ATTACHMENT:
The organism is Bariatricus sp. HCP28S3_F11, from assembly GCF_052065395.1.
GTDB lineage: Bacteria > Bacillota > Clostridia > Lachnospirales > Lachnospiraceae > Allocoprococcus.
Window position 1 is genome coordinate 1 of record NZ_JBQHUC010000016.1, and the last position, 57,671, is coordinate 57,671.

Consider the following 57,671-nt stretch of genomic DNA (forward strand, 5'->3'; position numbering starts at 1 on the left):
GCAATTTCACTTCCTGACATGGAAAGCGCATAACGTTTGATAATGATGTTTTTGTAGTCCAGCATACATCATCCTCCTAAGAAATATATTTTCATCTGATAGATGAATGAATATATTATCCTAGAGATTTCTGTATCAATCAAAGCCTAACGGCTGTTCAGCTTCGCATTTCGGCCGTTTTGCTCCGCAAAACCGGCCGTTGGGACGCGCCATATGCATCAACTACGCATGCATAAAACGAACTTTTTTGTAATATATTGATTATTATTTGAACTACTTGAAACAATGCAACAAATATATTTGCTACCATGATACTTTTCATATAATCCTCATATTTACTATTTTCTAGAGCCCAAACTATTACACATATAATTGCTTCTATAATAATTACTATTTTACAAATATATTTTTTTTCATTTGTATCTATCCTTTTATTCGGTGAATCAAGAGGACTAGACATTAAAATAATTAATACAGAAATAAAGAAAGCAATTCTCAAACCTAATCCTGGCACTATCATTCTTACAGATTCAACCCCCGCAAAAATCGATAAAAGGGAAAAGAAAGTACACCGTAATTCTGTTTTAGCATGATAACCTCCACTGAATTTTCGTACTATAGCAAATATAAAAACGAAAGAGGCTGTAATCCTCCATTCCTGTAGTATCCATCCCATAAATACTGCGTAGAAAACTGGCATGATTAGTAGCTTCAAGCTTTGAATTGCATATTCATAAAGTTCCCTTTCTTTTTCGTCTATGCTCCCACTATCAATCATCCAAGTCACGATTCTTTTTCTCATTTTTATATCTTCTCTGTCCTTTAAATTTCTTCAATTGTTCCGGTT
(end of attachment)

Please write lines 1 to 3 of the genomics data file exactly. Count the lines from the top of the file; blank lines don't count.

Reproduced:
The organism is Bariatricus sp. HCP28S3_F11, from assembly GCF_052065395.1.
GTDB lineage: Bacteria > Bacillota > Clostridia > Lachnospirales > Lachnospiraceae > Allocoprococcus.
Window position 1 is genome coordinate 1 of record NZ_JBQHUC010000016.1, and the last position, 57,671, is coordinate 57,671.